Seminar Programme 2016/17
The Centre runs a regular seminar series, jointly with the Royal College of Physicians and Surgeons of Glasgow. The venue is the Reading Room of the College Library, The talks begin at 5.30. Tea, coffee and biscuits are available from 5.00. All welcome.
15 November 2016 - Professor Richard Mindham, University of Leeds
Building for the mentally ill; from Bethlem to the community
The talk will discuss the evolution in the design of hospitals for the mentally ill from the monasteries, the involvement of public bodies, the influence of changing attitudes to mental illness, the emergence of diverse architectural solutions and the over-riding influence of economic factors.
Professor Mindham was Nuffield Professor of Psychiatry in Leeds, 1977-2000, and Emeritus Professor since. As a general psychiatrist, he had a special interest in the psychiatric complications of physical disease. He is a member of the Yorkshire Medical and Dental History Society and the History of Psychiatry Special Interest Group of the Royal College of Psychiatrists.
6 December 2016 - Dr Cheryl McGeachan, University of Glasgow
“Do you have a frog to guide you?”: Exploring the ‘asylum’ spaces of R.D. Laing
Using the example of Scottish psychiatrist R.D. Laing, this presentation argues that alternative conceptualisations of therapeutic ‘asylum’ spaces (real and material, imagined and envisioned) matter in the exploration of the deinstitutionalisation process. Concentrating on Laing’s time spent at the Tavistock Institute of Human Relations and his part in the development of the therapeutic communities of the Philadelphia Association (PA) during the 1960s, this talk demonstrates the importance of investigating alternative spaces of ‘asylum’ in the deinstitutionalised landscape, from their very imagining to their physical foundations.
Dr McGeachan is Lecturer in Human Geography in the School of Geographical & Earth Sciences, University of Glasgow. Her research explores the historical and cultural geographies of mental (ill)health and asylum spaces. She is currently researching the historical geographies of Art Extraordinary and Scottish art therapy.
21 February 2017 - Dr Salim Al-Gailani University of Cambridge
Vitamins on Trial: Folic Acid as a Technology of Reproduction and Public Health
Dr Al-Gailani is a teaching and research associate at the Department of History and Philosophy of Science, University of Cambridge, where he is a contributor to the Wellcome Trust Strategic Award on ‘Generation to Reproduction’. His research focuses on the history of pregnancy, childbirth and public health in Britain from the late nineteenth century to the present day.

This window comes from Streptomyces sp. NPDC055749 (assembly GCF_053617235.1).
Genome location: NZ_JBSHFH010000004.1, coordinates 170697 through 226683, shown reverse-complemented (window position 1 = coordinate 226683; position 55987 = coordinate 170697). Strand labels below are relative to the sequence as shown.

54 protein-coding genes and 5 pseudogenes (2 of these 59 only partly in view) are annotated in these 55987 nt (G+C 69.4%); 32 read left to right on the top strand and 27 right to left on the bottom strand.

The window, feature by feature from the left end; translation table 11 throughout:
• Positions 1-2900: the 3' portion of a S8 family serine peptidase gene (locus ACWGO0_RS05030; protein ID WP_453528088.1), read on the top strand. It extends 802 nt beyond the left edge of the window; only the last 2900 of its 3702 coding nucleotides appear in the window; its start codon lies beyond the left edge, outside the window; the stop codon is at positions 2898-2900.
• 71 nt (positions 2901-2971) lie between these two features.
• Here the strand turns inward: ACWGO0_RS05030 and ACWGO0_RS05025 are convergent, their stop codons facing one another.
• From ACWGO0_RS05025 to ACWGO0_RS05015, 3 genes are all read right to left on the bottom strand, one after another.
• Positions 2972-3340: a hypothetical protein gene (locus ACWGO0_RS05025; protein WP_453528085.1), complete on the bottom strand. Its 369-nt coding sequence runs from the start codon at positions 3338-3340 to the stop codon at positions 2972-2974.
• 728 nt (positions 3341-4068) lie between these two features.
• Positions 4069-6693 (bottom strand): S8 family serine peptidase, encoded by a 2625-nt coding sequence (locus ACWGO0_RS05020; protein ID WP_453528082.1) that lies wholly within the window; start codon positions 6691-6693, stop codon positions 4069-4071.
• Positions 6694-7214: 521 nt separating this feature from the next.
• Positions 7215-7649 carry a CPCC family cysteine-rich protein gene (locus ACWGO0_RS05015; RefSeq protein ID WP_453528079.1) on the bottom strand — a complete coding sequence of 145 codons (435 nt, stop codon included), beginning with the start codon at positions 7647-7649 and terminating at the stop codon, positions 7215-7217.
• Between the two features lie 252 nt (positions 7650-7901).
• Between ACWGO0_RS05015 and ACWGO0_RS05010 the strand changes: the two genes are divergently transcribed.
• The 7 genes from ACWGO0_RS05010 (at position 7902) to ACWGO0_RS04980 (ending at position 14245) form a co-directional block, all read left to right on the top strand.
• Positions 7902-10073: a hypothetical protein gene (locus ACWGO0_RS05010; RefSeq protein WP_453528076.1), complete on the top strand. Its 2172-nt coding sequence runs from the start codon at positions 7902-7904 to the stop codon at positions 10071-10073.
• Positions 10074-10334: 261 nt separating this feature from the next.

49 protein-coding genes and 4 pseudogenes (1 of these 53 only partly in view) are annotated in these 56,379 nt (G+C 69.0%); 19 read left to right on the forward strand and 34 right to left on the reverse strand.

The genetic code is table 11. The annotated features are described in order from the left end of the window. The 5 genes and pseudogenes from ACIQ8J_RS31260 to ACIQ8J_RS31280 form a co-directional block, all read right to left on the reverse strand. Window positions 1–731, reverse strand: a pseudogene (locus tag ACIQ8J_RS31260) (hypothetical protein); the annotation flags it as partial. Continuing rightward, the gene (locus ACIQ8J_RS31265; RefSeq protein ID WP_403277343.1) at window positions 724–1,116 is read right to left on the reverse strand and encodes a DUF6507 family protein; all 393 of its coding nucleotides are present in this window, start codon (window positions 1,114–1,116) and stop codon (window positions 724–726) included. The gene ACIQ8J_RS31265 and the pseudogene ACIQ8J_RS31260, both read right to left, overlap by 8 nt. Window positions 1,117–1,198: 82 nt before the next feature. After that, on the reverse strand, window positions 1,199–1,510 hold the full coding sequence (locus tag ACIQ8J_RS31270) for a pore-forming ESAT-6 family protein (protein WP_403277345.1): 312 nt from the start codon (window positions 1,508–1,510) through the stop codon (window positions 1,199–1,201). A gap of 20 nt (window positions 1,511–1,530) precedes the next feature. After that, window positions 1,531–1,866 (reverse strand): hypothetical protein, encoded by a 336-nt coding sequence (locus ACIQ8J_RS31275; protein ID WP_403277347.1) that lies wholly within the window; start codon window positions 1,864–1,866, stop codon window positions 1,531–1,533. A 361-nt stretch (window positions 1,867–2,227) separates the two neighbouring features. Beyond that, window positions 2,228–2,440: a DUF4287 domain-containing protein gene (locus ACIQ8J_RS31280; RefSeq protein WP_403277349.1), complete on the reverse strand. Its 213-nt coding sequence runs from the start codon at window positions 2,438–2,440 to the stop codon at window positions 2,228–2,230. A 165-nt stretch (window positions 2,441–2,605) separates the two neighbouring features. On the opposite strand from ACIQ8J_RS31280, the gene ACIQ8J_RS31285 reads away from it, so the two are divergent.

Since the early-1990s, governments and health organizations around the world have sought to encourage women to make sure they get enough folic acid before and during pregnancy. The expert consensus is that women with diets deficient in this vitamin are at increased risk of bearing a child with relatively common 'neural tube defects', such as spina bifida. While health policy makers continue fiercely to debate the risks and benefits of the mandatory national fortification of grain products with folic acid, at least for those (typically affluent and educated) women for whom conception is planned, the daily ritual of swallowing a vitamin supplement has become a routine part of the experience of pregnancy. This paper introduces my broader project on history of folic acid as a technology of pregnancy, with its implications beyond reproduction for the globalization of biomedical knowledge, the management of risk and the role of consumer activism in shaping public health policy.
21 March 2017 - Dr Iain Hutchison University of Glasgow
Philanthropy, Patriotism and Paediatric Nursing: Glasgow’s Royal Hospital for Sick Children through five objects
This paper will begin with an overview of the Royal Hospital for Sick Children’s development over the one and a half centuries since its inception. It will then take five objects or artefacts as focal points for a discussion on the roles played by charity, emotion(al blackmail?), patriotism and conflict, and by often under-valued nursing care during the hospital’s pre-NHS era.
The recently published history of the Royal Hospital for Sick Children, Child Health in Scotland, published at £24.95, will be available on the night at a special offer price of £20.
25 April 2017 - Dr Claas Kirchhelle University of Oxford - TBC
Regulation and Resistance - a history of non-human antibiotic use in the US and UK (1949-2013)
This presentation will examine the long history of antibiotic use in Western food production. It will ask why antibiotics were introduced to food production, track the development of agricultural antibiotic use on both sides of the Atlantic, and examine why regulations designed to curb bacterial resistance developed differently in the US and Europe.
Claas Kirchhelle is a Research Associate at the Wellcome Unit for the History of Medicine and the University of Oxford’s Martin School. He is also a Junior Research Fellow at Wolfson College. His work addresses the history of antibiotic use, resistance, and regulation on both sides of the Atlantic. In 2016, his dissertation Pyrrhic Progress was awarded the University of Oxford’s annual Dev Family Prize for the best thesis in the field of history of medicine.